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Trial of a Russian Sergeant on charges of war crime at the Court of Appeal in Kyiv, on May 20, 2022. ©Yasuyoshi CHIBA / AFP Trial of a Russian Sergeant on charges of war crime at the Court of Appeal in Kyiv, on May 20, 2022.

Making sense of international and transitional justice

With the wars in Ukraine and the Middle East, international criminal justice is back in the headlines. It had its golden age 30 years ago with the creation of international tribunals. Today, international justice procedures have become more complex, including non-judicial mechanisms for truth-seeking and reparation. They are constantly evolving, and it is up to the media to help people understand them. Those article and interview are taken from our 12th publication "Mediation", available at this link.

Created at Nuremberg in the aftermath of the Second World War, international justice – which tries the most serious crimes, such as war crimes, crimes against humanity and genocide – has evolved considerably over the last few decades. Today it involves not only legal proceedings, but also the search for truth, reparations and the duty of remembrance.

The UN criminal tribunals in The Hague and Arusha, set up in the 1990s and both relatively remote from the societies where the crimes were committed, have been succeeded by “special tribunals” (Sierra Leone) or “special chambers” (Bosnia, Cambodia) located in these countries. National courts, which are often more agile, have also dealt with international crimes, whether they are located in the countries where the crimes were committed (DR Congo) or in third countries exercising “universal jurisdiction” (e.g. Germany, France, Senegal...). And as the International Criminal Court slowly got under way to deal with these issues on a permanent basis, complementing national courts, a number of South African-style truth and reconciliation commissions were set up around the world to rule on mass violence, with the main aim of getting victims and perpetrators of the crimes to talk, establishing the facts, repairing the effects of the violence and preventing it from happening again.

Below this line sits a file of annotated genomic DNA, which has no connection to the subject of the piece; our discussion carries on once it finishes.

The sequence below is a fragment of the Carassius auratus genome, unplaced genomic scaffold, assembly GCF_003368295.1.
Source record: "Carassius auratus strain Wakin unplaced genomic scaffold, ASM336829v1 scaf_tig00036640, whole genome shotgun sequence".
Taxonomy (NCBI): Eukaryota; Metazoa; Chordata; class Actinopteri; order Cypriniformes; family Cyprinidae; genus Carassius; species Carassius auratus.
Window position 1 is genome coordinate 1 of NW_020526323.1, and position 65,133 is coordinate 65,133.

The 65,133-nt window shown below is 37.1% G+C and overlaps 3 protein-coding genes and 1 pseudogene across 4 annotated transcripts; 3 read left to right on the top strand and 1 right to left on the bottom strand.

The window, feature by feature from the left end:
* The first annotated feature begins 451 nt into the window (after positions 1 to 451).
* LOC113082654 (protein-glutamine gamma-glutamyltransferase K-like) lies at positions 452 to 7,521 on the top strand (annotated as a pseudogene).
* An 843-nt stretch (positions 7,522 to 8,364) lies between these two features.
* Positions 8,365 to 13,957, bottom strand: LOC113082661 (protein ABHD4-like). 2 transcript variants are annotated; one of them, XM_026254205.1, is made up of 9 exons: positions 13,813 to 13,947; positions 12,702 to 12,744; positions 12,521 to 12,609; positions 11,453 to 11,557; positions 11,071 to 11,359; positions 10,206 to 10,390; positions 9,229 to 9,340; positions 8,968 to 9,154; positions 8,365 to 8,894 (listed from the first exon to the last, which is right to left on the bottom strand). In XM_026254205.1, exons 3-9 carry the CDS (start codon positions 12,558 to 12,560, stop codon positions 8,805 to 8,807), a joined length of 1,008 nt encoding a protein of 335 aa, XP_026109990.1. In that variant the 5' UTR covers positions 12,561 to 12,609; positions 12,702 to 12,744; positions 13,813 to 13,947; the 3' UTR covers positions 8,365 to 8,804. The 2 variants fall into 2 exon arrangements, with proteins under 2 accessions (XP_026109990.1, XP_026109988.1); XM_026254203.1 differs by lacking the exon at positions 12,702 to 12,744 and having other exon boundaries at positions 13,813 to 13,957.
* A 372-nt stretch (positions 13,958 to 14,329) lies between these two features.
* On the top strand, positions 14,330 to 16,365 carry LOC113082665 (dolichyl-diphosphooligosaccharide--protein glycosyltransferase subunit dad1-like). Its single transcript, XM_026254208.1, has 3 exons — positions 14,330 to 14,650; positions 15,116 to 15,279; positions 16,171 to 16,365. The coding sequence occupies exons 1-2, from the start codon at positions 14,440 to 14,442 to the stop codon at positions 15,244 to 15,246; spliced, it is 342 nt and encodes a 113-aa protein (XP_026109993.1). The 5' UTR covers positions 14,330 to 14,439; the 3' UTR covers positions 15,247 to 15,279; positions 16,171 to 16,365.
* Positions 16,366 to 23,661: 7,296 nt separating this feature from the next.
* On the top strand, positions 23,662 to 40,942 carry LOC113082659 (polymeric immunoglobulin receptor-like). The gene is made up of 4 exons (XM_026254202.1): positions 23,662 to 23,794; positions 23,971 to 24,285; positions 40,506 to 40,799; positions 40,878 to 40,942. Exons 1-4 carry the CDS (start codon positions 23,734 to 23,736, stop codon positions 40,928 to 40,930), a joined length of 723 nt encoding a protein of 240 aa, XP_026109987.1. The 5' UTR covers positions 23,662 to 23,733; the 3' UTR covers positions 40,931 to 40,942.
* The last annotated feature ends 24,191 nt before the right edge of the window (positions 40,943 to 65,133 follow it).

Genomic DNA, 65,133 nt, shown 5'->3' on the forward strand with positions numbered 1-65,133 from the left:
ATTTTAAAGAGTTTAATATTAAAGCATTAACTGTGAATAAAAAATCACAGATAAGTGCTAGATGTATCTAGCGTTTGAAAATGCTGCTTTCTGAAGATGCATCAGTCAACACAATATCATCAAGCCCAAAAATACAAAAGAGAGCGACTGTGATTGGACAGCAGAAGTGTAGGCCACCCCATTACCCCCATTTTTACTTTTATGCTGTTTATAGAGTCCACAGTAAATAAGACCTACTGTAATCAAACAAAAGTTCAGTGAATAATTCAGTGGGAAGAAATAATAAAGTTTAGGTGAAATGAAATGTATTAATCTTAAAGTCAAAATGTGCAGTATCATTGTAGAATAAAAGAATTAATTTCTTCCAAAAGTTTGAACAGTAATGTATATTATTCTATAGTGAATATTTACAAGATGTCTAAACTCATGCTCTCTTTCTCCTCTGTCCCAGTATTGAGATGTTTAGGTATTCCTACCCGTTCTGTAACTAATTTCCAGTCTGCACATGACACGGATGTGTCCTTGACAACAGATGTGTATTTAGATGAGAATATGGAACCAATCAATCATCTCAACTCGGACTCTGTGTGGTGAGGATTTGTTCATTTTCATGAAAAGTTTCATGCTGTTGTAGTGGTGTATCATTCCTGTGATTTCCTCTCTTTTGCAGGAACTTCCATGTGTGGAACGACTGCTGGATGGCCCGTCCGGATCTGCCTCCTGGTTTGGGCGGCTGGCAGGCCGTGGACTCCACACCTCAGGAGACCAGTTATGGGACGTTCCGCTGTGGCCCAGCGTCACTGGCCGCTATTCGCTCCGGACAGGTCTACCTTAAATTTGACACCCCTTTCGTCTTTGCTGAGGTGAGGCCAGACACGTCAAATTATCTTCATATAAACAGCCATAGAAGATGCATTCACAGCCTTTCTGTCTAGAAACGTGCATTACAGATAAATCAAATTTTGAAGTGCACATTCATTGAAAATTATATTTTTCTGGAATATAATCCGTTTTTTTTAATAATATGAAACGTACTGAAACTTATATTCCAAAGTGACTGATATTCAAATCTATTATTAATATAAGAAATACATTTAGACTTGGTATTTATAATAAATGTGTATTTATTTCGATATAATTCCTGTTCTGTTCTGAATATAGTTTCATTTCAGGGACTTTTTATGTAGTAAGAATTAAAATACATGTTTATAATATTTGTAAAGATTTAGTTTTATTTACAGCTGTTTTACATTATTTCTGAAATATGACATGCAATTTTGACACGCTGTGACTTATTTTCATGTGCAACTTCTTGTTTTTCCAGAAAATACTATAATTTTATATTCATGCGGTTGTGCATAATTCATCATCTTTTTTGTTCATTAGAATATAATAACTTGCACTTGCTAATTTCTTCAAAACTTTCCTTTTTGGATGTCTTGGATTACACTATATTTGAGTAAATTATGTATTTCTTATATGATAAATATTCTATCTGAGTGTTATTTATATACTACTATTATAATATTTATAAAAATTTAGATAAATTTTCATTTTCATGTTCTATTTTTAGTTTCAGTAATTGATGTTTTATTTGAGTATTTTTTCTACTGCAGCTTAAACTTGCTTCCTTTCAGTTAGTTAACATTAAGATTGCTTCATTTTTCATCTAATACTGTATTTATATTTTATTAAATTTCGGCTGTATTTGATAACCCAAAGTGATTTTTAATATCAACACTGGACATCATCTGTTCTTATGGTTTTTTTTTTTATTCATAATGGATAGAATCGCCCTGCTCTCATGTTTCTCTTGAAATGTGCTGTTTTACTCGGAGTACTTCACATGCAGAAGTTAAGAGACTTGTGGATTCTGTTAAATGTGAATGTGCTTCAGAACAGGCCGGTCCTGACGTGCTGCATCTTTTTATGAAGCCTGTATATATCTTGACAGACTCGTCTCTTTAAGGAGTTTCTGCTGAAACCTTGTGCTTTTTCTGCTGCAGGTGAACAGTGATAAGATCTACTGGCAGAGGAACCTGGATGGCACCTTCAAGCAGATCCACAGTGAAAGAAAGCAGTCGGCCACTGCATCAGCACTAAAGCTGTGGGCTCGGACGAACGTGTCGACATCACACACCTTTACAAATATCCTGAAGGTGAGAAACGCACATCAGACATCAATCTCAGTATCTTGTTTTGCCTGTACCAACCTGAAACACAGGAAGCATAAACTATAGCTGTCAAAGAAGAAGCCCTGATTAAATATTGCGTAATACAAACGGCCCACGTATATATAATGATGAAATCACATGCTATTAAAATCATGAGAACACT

Fondation Hirondelle has tried to play its part in this story, as we are convinced that providing understandable information on these complex issues helps the people and societies concerned rebuild their lives. The Hirondelle News agency, which we set up on the premises of the International Criminal Tribunal for Rwanda in Arusha, has been succeeded by Justice Info, a multilingual website that covers international and transitional justice processes worldwide over the long term. This field continues to evolve more than ever: trials for serious human rights violations no longer spare companies, which are being called into question for  destroying the living environments of certain peoples. At the same time, truth commissions are expanding to cover new issues such as sexual abuse in the Church and reparations for formerly colonised peoples. This issue of Mediation situates our media work within this history of international and transitional justice and explains why, in a world riddled with conflict, we feel it is more important than ever to help the public understand them.

Editorial - Focus on the facts

“Not only must Justice be done; it must also be seen to be done.” Journalists play a crucial role in upholding this often cited imperative, which emphasizes that justice should not only be served but must also be transparent and visible, ensuring trust in the fairness of the legal system.

Journalists act as watchdogs, reporting on the administration of justice, helping the public understand the facts and nuances, and holding authorities and institutions accountable for their actions – and for their inactions.

In the case of transitional justice, this is no easy task. It involves grasping complex legal issues and making them accessible to audiences, sometimes in the face of threats and intimidation. The mechanisms of justice are often slow, making it a challenge to sustain public interest over a long time. Not least, reporting
such cases can involve bearing witness to the impacts of some of the worst human atrocities.

Fondation Hirondelle has the benefit of housing a team of highly experienced specialists in this field, in the form of our media Justice Info. As well as reporting on cases around the world, the team helps equip local journalists with the skills to cover issues for their audiences, be it in Colombia, Ukraine or the Democratic Republic of Congo. Impartiality is, as always, the cornerstone of our approach. Even when faced with the most appalling crimes, including those affecting their community, the journalist, like the judge, must focus on the facts.

Jacqueline Dalton, Head of Editorial Content at Fondation Hirondelle

Those article and interview are taken from our 12th publication "Mediation" entitled "Making sense of international and transitional justice", available at this link.